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Acts 5:20-29

Context
5:20 “Go and stand in the temple courts 1  and proclaim 2  to the people all the words of this life.” 5:21 When they heard this, they entered the temple courts 3  at daybreak and began teaching. 4 

Now when the high priest and those who were with him arrived, they summoned the Sanhedrin 5  – that is, the whole high council 6  of the Israelites 7  – and sent to the jail to have the apostles 8  brought before them. 9  5:22 But the officers 10  who came for them 11  did not find them in the prison, so they returned and reported, 12  5:23 “We found the jail locked securely and the guards standing at the doors, but when we opened them, 13  we found no one inside.” 5:24 Now when the commander 14  of the temple guard 15  and the chief priests heard this report, 16  they were greatly puzzled concerning it, 17  wondering what this could 18  be. 5:25 But someone came and reported to them, “Look! The men you put in prison are standing in the temple courts 19  and teaching 20  the people!” 5:26 Then the commander 21  of the temple guard 22  went with the officers 23  and brought the apostles 24  without the use of force 25  (for they were afraid of being stoned by the people). 26 

5:27 When they had brought them, they stood them before the council, 27  and the high priest questioned 28  them, 5:28 saying, “We gave 29  you strict orders 30  not to teach in this name. 31  Look, 32  you have filled Jerusalem 33  with your teaching, and you intend to bring this man’s blood 34  on us!” 5:29 But Peter and the apostles replied, 35  “We must obey 36  God rather than people. 37 

1 tn Grk “the temple.” This is actually a reference to the courts surrounding the temple proper, and has been translated accordingly.

2 tn Or “speak.”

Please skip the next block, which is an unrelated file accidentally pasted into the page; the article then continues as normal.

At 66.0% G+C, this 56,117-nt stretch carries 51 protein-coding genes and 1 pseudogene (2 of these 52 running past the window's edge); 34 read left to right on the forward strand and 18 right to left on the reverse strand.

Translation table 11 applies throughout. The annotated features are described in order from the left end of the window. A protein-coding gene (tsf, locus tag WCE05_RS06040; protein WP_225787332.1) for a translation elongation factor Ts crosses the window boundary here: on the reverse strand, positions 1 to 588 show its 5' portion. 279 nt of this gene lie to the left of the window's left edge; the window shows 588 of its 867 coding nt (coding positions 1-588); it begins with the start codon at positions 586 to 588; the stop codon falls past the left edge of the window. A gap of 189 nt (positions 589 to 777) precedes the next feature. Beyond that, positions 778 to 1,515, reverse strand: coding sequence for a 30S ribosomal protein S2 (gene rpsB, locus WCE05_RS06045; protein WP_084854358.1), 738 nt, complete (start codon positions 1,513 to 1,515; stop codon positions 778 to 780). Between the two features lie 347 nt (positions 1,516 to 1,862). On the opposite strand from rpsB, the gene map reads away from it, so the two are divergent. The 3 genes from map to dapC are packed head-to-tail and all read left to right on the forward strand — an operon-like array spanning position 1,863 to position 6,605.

3 tn Grk “the temple.” See the note on the same phrase in the preceding verse.

4 tn The imperfect verb ἐδίδασκον (edidaskon) has been translated as an ingressive imperfect.

5 tn Or “the council” (the highest legal, legislative, and judicial body among the Jews).

6 tn A hendiadys (two different terms referring to a single thing) is likely here (a reference to a single legislative body rather than two separate ones) because the term γερουσίαν (gerousian) is used in both 1 Macc 12:6 and Josephus, Ant. 13.5.8 (13.166) to refer to the Sanhedrin.

7 tn Grk “sons of Israel.”

8 tn Grk “have them”; the referent (the apostles) has been specified in the translation for clarity.

9 tn The words “before them” are not in the Greek text but are implied.

10 tn The Greek term ὑπηρέτης (Juphreth") generally means “servant,” but in the NT is used for many different types of servants, like attendants to a king, the officers of the Sanhedrin (as here), assistants to magistrates, and (especially in the Gospel of John) Jewish guards in the Jerusalem temple (see L&N 35.20).

11 tn The words “for them” are not in the Greek text but are implied.

12 tn Grk “reported, saying.” The participle λέγοντες (legontes) is redundant in English and has not been translated.

13 tn The word “them” is not in the Greek text, but is implied. Direct objects in Greek were often omitted when clear from the context, but must be supplied for the modern English reader.

14 tn Or “captain.”